BEYOND THE NUMBERS
House Changes to Military Pensions Would Violate Key Principle of Recent Budget Deal
The House voted yesterday to undo the military pension savings in December’s Murray-Ryan budget deal and offset the cost by extending the sequestration budget cuts for mandatory programs by one year, from 2023 to 2024. That was a mistake. The bill upends a key feature of the agreement, which Congress adopted with a large, bipartisan vote — that policymakers should not pay for higher defense funding by cutting domestic programs.
The budget agreement trimmed annual cost-of-living adjustments (COLAs) by one percentage point for military retirees under age 62. Once they reach 62, they’ll receive their full benefits, including a catch-up for the years of lower COLAs. Census data show that over three-quarters of those affected are working in second careers and that nearly 60 percent of them are in the top fifth of the income distribution.
The omnibus appropriations bill that Congress approved last month exempted disabled retirees and survivors under age 62 from the planned cut. That’s appropriate because they’re less able to work than others who retire early from the military. This change would also align military pensions more closely with federal civilian retirement, which pays no COLAs before age 62 except to disabled retirees, while retaining most of the provision’s savings.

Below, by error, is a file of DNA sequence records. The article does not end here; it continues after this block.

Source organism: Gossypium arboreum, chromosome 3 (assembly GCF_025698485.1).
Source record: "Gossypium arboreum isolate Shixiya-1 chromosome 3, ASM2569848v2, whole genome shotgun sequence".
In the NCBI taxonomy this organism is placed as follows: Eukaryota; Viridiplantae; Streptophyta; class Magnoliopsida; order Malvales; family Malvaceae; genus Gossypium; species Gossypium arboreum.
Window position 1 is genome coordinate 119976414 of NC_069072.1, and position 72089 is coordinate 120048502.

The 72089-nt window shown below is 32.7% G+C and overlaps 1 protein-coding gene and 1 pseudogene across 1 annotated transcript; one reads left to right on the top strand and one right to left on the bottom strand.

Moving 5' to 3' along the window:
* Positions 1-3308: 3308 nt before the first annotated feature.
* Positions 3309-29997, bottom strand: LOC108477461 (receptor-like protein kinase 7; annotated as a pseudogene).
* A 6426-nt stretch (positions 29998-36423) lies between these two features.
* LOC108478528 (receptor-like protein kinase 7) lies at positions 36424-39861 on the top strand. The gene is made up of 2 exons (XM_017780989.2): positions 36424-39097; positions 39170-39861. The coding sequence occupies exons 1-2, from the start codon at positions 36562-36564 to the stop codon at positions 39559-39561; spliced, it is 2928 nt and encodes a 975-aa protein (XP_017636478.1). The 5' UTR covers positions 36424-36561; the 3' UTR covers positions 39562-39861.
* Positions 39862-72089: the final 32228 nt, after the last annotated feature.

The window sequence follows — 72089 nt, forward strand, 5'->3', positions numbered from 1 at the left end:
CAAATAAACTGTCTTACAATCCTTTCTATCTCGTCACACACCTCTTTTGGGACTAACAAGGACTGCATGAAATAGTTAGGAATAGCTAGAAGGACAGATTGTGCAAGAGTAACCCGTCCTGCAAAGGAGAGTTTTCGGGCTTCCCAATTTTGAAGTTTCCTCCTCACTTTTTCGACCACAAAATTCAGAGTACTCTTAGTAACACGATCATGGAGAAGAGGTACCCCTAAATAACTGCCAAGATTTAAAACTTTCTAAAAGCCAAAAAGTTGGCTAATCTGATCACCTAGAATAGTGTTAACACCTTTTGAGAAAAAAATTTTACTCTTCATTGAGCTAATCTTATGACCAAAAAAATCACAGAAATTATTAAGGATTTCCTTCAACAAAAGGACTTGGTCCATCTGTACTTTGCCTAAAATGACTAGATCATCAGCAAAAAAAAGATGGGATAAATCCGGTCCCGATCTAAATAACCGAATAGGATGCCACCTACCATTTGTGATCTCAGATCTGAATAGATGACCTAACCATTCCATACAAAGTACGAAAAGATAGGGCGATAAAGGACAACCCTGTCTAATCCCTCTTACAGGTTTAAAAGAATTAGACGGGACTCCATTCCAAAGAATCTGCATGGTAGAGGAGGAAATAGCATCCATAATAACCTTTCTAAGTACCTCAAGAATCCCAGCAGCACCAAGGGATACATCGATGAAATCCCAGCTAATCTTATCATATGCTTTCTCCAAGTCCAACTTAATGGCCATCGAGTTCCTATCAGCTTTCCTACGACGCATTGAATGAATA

The new House-passed bill, in contrast, exempts current members of the armed forces and current military retirees from the COLA reduction, which would only apply to those who join the military starting this year.
This “grandfathering” effectively eliminates the ten-year savings that was integral to the Murray-Ryan deal’s careful balance. The military pension provision helped pay for boosting defense funding above sequestration levels in 2014 and 2015. These savings, plus higher user fees, covered the cost of the defense increase in the budget deal, upholding the key principle that Congress should not cut domestic programs to pay for higher defense funding.
The House bill violates that principle by replacing the military pension savings with a continuation of the sequestration cuts of mandatory programs, virtually all of which are domestic — such as Medicare, the Commodity Credit Corporation, and the Social Services Block Grant. That sends the wrong signal, potentially opening the door to further cuts in domestic programs as a way to shift more money to the Pentagon.
The budget deal’s COLA changes to military pensions don’t take effect until the end of 2015, so Congress has ample time to consider alternatives. Furthermore, a congressionally established commission is reviewing military compensation and retirement issues and is expected to issue recommendations in February 2015, so Congress could consider these recommendations and then make decisions on changes in military pensions on a more informed basis. That’s the appropriate way to consider changes in this area, as the Pentagon and the Joint Chiefs of Staff have pointed out.